Jesus and the Woman of Samaria
Last updated Tuesday, 24 March, 2020
St George’s Sung Eucharist. Sunday 15th March 2019. Lent 3.John 4. 5 – 42.
Jesus and the Woman of Samaria.
This morning’s gospel reading is one of the longest set to be read at the Eucharist in the entire three year cycle for common worship services. It focusses primarily on the interaction that Jesus had with the Samaritan woman at Jacob’s well and I dare say that over the years, this one text has produced well over a dozen different sermon themes, so full as it is with messages of hope. But this morning, possibly together with other preachers across the world, I want to consider it from a brand new perspective that of the corona virus and its impending effects to us all in our daily lives, that surely all of us here at St George’s this morning know are coming, and are coming quickly.
There can be little doubt that this meeting at Jacob’s well was the last thing that the woman was expecting, after all, Jews did not share things in common with Samaritans, but as a result of this oh so simple encounter, her whole life was to be turned upside down and by the end of the reading, the whole community of which she was a part knew the true identity of Jesus and his power to save. She went through the complete set of human emotions, fear, doubt, anxiety, disbelief, worry, and then joy, inner peace, contentment, enlightenment and certainty.
As each day goes by and the enormity of what faces each one of us over the coming weeks and months becomes more apparent and very real, there is a temptation for us to say that this virus and its impact was the very last thing that we thought possible in the 21st century developed world, in a society where we expect to find answers and solutions to everything, and where nothing ever throws us from the path of our comfortable and stable daily lives, or to pick up the thoughts of the Samaritan woman, we share nothing in common with such diseases which only really affect other parts of the less developed world.
But now it has done just that and in just one week the power of the virus and its closing in presence is surely something all of us have been thinking more and more about as we slowly perhaps, but also surely take it in, and as we do that emotions such as fear, panic, anxiety, disbelief, despair have come to the fore in our individual lives and within national and local communities alike. The same as those of the Samaritan woman at the start of her encounter with Jesus, but in our case, lacking the other feelings of inner peace, joy and certainty that she went on to experience. In fact we can be excused for feeling precisely the opposite this morning.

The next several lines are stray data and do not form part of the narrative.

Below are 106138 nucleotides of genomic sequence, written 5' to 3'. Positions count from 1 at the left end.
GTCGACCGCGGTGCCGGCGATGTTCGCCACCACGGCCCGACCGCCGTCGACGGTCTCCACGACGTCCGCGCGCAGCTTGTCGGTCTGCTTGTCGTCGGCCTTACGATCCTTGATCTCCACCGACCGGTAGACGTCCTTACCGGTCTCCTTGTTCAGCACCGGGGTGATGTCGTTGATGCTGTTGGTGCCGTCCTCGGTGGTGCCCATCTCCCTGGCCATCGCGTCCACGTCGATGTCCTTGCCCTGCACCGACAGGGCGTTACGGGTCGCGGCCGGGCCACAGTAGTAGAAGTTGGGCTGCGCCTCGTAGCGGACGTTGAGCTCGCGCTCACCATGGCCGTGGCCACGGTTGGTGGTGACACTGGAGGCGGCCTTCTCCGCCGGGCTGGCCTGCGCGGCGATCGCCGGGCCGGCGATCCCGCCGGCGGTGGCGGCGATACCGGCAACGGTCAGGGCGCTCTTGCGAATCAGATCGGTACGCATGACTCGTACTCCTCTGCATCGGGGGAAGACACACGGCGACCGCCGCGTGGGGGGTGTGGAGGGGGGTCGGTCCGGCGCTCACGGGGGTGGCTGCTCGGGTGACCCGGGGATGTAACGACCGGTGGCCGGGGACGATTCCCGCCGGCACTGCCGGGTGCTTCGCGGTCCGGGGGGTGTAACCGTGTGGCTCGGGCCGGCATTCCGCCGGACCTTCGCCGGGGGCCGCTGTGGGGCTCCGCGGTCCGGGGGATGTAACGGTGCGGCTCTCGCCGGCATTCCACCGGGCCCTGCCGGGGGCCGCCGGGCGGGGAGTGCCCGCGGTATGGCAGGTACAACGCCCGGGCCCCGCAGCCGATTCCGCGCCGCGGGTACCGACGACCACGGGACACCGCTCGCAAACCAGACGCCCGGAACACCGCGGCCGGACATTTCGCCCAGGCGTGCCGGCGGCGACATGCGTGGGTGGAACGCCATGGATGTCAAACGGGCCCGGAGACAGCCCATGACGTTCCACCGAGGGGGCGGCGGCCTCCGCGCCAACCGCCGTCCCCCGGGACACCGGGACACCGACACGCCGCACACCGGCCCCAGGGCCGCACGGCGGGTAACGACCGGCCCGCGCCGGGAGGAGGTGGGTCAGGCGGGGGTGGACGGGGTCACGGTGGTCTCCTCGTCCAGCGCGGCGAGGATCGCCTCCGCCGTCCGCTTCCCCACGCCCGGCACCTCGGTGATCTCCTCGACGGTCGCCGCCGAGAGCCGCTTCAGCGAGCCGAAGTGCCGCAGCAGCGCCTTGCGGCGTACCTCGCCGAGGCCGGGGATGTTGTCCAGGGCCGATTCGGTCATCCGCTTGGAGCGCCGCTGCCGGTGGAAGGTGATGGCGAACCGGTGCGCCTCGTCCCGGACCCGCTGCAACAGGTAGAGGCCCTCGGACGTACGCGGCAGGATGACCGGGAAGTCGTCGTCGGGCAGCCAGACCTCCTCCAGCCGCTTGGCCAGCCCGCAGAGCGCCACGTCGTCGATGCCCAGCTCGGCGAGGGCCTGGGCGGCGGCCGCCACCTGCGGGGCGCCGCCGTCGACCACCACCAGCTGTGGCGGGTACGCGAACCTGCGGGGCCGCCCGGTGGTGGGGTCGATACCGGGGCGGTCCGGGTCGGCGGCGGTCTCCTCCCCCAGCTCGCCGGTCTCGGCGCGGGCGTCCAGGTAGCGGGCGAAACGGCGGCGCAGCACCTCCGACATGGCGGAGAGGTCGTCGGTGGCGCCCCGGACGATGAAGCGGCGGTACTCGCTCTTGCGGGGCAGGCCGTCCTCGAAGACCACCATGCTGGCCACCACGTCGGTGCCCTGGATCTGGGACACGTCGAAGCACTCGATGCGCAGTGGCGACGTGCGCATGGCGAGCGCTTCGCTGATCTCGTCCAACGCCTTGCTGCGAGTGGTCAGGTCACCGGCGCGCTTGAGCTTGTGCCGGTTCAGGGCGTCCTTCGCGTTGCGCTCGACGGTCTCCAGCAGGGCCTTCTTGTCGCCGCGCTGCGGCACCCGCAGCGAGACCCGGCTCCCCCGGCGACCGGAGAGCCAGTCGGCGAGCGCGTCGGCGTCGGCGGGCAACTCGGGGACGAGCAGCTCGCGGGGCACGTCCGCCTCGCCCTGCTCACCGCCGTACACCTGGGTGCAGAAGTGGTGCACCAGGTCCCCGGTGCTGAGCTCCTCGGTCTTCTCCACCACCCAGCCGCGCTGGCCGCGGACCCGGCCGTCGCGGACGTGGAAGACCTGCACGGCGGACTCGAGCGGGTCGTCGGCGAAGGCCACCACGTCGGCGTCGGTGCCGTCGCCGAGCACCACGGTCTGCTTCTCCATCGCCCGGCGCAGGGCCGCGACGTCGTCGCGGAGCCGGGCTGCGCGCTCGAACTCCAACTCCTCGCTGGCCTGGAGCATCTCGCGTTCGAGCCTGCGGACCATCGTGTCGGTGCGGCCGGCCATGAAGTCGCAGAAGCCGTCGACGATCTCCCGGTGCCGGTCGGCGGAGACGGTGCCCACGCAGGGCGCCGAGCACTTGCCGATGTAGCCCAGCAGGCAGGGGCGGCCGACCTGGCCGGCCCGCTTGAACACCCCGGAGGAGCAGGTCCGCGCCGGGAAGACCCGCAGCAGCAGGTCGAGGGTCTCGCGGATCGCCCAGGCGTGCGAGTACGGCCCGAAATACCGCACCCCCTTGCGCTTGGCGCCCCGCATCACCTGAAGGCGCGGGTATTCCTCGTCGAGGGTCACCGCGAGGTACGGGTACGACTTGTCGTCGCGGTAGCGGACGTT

So just what is to be done. Almost certainly next week we will not be permitted to hold public services, and even if we can, those over 70 years of age and others, with underlying health concerns, may be told to self- isolate and not to come to gatherings, including Church services, and in the not too distant future this will surely apply to everyone as the country goes into, using the media term, lockdown. This is all about being part of a responsible, loving and caring church and community and tempting, perhaps even inevitable as it is that panic will follow, we must heed the guidance and instructions that we will receive, and do so in full for the good of us all.
I want to leave you with two points from that gospel reading, points full of hope for us to reflect upon and to take inner strength from. Jesus told the Samaritan woman and tells us this morning in the same way that those who drink of the water that he offers, will never be thirsty. Translated for us, when we are able to be Christ centred in prayer we will never be alone and that such worry and panic can and will lead to the other emotions that the Samaritan woman experienced, inner peace and a knowledge that all will be well. Secondly, Jesus told his disciples in that passage that his food was to do the will of the father. That is our food as well today, to do the will of the father, to live out with all meaning and understanding what it really means to do the father’s will, and that of course is the central calling to love our neighbour, to love them not in word and prayer alone, important as that always is, but now to do so in practical and loving ways. To do the shopping for those isolated, to phone members of the church who are alone and to neighbours in the same position, to form prayer chains for those suffering from the virus or the effects of social isolation, and to do all this in the name of our Lord and Saviour who will always be with us as we do so.
You are not being abandoned in these tasks, whatever happens you can always phone me or other clergy across the parish, our numbers and emails are all in the CPN on the inside cover, The St George’s phone contact sheet will also be invaluable to us all. We will also update the parish website regularly and I am sure Bob and others will email news and we can post such updates to those without email. You might even receive a sermon or two in the same way as well!
My message therefore is this and if you take nothing else away from Church today, please do hold fast to this. You are not alone, you will not be abandoned to your own devises by your Church. And I want you to promise me one other thing, if you feel isolated and alone, phone me, you will only have to call once as I will ensure personally that others will stay in touch with you from that point onwards.
May God be with us all and may we feel that love in new and affirming ways this day and always. Amen.